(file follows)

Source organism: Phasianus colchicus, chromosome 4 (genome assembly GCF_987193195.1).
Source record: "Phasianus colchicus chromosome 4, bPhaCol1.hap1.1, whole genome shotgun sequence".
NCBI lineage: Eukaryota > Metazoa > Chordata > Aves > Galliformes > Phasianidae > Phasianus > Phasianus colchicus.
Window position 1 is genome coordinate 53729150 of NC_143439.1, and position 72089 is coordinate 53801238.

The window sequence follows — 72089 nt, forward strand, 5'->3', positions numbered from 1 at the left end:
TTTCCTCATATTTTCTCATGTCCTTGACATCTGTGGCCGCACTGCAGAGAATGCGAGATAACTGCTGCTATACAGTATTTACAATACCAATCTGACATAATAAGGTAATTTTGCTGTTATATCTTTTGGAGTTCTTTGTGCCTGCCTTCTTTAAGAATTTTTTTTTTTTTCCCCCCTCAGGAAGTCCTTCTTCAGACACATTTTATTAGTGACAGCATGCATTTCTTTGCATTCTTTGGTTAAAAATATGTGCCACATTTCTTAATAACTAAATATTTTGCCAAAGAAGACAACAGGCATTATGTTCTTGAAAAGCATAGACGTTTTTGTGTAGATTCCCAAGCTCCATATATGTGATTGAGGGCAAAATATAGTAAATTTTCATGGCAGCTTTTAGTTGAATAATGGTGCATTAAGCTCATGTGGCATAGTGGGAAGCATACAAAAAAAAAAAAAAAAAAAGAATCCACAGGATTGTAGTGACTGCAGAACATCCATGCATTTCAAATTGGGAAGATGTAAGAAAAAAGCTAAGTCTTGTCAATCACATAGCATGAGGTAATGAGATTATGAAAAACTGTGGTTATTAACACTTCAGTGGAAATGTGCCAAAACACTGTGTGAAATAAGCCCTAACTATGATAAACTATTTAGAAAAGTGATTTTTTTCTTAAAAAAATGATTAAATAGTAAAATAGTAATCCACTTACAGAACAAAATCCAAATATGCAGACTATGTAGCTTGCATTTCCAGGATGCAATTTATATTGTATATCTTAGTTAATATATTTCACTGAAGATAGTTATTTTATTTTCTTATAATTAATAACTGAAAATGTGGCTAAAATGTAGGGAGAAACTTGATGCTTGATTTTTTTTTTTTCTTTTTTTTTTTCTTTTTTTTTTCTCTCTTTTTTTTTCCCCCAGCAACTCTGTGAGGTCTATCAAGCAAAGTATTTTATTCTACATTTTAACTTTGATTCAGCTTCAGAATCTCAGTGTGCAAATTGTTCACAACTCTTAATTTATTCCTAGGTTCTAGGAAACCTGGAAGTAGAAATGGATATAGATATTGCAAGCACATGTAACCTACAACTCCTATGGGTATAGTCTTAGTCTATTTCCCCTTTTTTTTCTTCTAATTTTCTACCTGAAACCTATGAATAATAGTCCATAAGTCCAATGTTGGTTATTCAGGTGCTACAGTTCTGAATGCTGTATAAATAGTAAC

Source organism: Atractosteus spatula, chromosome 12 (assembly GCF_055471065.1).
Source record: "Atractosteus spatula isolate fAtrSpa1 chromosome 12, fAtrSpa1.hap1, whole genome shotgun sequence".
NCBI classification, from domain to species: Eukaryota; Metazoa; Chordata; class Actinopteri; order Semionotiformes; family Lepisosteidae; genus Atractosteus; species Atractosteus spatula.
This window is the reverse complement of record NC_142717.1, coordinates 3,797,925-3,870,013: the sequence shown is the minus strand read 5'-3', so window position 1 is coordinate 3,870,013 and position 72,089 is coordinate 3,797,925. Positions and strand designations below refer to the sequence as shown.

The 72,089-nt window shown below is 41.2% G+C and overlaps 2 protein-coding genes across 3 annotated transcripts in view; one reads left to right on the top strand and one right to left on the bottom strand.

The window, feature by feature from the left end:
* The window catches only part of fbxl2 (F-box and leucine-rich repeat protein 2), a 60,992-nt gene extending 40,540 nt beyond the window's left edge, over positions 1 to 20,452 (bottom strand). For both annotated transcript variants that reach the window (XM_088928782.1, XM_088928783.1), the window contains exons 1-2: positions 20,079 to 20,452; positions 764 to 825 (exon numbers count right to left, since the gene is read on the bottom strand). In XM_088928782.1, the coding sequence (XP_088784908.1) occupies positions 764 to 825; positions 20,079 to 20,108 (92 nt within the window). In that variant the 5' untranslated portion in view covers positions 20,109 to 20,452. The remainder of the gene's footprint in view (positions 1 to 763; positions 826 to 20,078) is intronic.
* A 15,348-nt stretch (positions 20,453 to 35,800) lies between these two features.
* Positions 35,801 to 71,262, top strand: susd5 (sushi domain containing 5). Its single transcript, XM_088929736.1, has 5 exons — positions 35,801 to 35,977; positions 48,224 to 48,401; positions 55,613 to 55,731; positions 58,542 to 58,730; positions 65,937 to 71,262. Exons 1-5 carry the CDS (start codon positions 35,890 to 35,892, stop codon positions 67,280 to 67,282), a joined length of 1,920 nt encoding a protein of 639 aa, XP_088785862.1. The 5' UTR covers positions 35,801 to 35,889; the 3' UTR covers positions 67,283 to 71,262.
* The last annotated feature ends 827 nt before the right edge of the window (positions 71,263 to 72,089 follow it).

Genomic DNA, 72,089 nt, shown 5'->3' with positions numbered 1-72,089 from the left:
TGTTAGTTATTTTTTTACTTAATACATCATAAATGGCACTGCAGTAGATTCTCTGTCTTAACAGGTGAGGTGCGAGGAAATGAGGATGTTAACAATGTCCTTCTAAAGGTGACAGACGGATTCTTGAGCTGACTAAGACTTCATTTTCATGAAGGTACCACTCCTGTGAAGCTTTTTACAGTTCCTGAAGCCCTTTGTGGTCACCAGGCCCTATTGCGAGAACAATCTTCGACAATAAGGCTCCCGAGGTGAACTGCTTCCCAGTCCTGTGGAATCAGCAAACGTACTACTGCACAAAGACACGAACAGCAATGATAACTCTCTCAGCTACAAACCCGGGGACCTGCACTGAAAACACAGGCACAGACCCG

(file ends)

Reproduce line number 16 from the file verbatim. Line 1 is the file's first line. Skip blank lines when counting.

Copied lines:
* The last annotated feature ends 827 nt before the right edge of the window (positions 71,263 to 72,089 follow it).